Finally, we will look at accessibility in games and the argument for universally accessible games (Grammenos and Savidis, 2006).

The Importance of Sound in Games 

In her article ‘Left in the Dark: Playing Computer Games with the Sound Turned Off’ (2008) Kristine Jørgensen argues that sound plays a vital role in games beyond usability. While it would be irresponsible to assume that deaf people simply cannot hear sound at all – in fact, they vary greatly in terms of their individual level of hearing – Jørgensen’s article is important because it highlights the impact that diminished access to sound can have on the player’s experience of the game. The removal of sound, argues Jørgensen, affects three key attributes of the game-playing experience: the player’s sense of control, sense of presence in the gameworld, and their attentive focus. (Jørgensen, 2008)

Jørgensen conducted a study where gamers were asked to play a sample of the real-time strategy game Warcraft III (Blizzard, 2002), or the stealth-’em up Hitman Contracts (Io Interactive, 2004), firstly with sound, then without. Players’ immediate reaction to the removal of sound was a feeling of loss of control. This was, notes Jørgensen, especially prevalent in Warcraft III since the player oversees many units, which can also act independently at times. The result being that, with sound removed, the player was unaware of events happening off screen such as units being attacked (Jørgensen, 2008 : 166). Even on screen events, such as skirmishing units, were difficult for players to evaluate without sound since there were so many units on screen (2008:169). These findings are supported by Chion who says that the eye is much slower at processing information than the ear (Chion, 1994), and that sound helps to ‘spot’ an image, allowing us to perceive rapid movements. (Chion, 1994)

Sound also supports the player’s spatial awareness of the gameworld necessary to evaluate the current state of the game (2008:168). In situations where a sound’s source is off screen – what Michel Chion calls ‘acousmatic sounds’ (Chion, 1994) – without sound, the player is disadvantaged because they cannot orient themselves to the relevant auditory cues (Jørgensen, 2008: 168) In Hitman Contracts, for example, Jørgensen found that players’ anxiety increased because they could not hear the footsteps of approaching enemies or doors opening behind the player character. (Jørgensen, 2008: 167,172)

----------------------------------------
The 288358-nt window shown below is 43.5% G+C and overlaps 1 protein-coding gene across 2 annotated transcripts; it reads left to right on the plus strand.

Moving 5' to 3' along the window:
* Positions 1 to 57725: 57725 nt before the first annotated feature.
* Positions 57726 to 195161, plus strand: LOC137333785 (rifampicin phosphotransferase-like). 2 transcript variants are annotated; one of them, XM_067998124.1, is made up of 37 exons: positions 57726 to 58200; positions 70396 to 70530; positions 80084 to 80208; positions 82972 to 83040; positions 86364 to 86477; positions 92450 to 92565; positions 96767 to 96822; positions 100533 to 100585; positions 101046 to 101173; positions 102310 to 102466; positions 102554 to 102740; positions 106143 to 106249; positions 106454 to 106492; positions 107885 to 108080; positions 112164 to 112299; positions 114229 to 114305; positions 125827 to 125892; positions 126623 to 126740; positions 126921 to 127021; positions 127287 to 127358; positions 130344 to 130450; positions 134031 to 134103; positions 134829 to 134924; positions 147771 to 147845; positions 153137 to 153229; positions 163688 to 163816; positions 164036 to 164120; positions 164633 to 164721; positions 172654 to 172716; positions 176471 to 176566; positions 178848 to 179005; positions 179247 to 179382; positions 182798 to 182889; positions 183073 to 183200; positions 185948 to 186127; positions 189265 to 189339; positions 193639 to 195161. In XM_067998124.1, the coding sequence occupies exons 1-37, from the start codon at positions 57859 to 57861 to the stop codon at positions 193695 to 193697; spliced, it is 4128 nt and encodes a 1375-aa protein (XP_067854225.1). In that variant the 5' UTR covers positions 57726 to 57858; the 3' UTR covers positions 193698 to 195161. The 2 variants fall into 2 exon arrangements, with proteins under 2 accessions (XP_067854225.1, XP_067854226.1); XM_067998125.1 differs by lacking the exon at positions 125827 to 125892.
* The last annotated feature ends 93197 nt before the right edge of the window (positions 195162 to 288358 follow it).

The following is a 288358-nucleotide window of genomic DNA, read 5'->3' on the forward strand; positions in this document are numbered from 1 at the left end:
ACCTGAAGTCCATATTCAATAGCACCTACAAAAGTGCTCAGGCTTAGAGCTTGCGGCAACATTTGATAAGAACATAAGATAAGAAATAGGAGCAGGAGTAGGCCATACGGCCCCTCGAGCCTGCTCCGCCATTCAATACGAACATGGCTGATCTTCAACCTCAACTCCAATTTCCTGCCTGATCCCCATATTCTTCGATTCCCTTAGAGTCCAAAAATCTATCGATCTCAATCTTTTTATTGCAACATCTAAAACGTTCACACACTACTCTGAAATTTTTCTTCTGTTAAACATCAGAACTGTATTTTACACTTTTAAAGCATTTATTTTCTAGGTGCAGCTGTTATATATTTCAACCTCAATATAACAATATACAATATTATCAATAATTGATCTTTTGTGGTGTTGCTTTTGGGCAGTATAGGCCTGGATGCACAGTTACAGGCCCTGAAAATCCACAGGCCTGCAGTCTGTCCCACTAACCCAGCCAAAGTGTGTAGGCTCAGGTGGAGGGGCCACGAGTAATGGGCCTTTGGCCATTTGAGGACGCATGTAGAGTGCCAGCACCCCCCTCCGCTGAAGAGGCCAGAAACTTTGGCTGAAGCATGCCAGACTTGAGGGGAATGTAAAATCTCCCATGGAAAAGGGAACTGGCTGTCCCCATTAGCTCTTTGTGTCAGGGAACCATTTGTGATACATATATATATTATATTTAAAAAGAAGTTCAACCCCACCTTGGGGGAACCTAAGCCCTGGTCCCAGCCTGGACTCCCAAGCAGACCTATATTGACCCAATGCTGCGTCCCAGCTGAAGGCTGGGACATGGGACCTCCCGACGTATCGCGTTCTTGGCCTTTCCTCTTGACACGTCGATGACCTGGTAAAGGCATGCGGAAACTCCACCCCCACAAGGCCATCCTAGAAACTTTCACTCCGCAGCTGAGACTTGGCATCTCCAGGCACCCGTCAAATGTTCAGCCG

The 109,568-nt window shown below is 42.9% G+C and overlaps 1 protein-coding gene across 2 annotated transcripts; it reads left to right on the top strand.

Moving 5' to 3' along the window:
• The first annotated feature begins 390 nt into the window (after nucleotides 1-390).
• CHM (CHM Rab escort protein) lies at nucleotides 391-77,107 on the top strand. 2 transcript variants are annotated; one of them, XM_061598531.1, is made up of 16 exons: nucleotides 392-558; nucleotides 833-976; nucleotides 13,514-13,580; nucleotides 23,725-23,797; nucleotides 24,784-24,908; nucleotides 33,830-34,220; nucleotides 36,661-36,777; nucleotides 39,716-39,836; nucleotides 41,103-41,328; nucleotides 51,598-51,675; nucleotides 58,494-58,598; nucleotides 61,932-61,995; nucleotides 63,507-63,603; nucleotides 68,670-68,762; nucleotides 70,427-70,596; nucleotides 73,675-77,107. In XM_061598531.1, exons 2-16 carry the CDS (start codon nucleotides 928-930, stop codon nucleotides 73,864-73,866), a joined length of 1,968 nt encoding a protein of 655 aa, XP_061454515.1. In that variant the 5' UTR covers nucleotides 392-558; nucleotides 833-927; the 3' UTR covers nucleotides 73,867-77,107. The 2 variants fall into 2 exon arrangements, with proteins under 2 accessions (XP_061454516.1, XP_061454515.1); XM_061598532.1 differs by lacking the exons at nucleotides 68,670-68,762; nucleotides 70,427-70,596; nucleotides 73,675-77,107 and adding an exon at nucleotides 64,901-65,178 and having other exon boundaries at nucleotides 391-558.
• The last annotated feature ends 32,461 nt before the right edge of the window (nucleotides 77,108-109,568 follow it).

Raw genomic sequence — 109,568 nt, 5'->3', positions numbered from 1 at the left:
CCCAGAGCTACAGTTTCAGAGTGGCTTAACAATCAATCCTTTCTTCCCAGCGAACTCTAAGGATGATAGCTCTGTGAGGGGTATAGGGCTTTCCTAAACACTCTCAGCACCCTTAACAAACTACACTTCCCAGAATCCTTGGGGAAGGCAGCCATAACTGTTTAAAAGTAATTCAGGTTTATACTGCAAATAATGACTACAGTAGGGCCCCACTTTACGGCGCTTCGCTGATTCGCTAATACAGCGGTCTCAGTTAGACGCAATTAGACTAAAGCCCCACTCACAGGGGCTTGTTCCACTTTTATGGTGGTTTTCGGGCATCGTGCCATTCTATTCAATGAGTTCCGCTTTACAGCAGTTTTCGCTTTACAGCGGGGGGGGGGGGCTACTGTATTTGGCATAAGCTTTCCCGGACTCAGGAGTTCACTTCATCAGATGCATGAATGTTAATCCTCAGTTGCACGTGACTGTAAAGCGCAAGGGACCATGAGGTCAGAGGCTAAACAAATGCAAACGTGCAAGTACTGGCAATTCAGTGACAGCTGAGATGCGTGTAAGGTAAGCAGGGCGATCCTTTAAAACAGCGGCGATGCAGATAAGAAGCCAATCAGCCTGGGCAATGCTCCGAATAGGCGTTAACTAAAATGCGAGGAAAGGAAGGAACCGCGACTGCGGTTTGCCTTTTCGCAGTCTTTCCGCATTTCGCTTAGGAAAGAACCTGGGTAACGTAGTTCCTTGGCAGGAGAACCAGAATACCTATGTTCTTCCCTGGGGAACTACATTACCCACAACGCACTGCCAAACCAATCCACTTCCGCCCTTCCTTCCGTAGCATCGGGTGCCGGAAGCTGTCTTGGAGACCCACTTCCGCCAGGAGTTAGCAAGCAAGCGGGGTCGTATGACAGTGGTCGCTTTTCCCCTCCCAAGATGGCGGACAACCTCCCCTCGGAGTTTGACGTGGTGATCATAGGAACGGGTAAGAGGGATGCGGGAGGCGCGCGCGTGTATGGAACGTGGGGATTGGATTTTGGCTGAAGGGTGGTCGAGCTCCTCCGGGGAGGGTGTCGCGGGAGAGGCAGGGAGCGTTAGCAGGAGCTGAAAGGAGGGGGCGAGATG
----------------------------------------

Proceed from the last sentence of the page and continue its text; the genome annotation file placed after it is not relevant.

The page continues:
In addition to providing usability feedback, sound also gives the player a sense of presence in the gameworld. (Jørgensen, 2008 : 171) Sound expands to fill a space. By giving it definition (Stockburger, 2003; Bridgett, 2005), and even the character of a particular era (Bridgett, 2005), players become emotionally engaged in the virtual environment. Without sound, the artificiality of the game resurfaces and players lose their emotional attachment to the graphics on screen, and consequences in the game become meaningless. (Jørgensen, 2008 : 172) The player’s immersion or ‘flow’ (Van Gorp, 2008) is interrupted.

Lastly, Jørgensen suggests that removing sound may actually remove distractions from the game. (Jørgensen, 2008: 173) Without sound, players were forced to rely on only the visual channel for information. This caused them to become more observant and systematic in their playing style and less likely to be interrupted by minor audio cues. (Jørgensen, 2008)

While the lack of sound meant that participants’ reaction time increased since they had to see events in order to respond to them (Jørgensen, 2008 : 170), Jørgensen suggests that their attentive focus remained the same. (Jørgensen, 2008 : 174) This is a little surprising considering it was sound which was first used to drown out external distractions in the arcades. (Collins, 2008) However, both Jørgensen and Chion suggest that visual perception naturally increases to substitute for the lack of auditory perception.(Jørgensen, 2008 : 174; Chion, 1994) Chion even suggests that the visual centres in deaf people who sign may be much more enhanced than those of hearing people.(Chion, 1994)

The Problem with Captions/An Alternative to Captions 

The reliance on audio as an information channel can present major problems for deaf gamers where a visual alternative is not provided. As has been discussed, not having access to crucial information such as the approach of an enemy or the dialogue in a pre-mission briefing can leave gamers disoriented and frustrated. (Jorgensen, 2008) One solution to this problem is to complement sound in games with closed captions. Closed captions can be toggled on and off and provide text on screen for both dialogue and sound effects. (Kimball, 2005)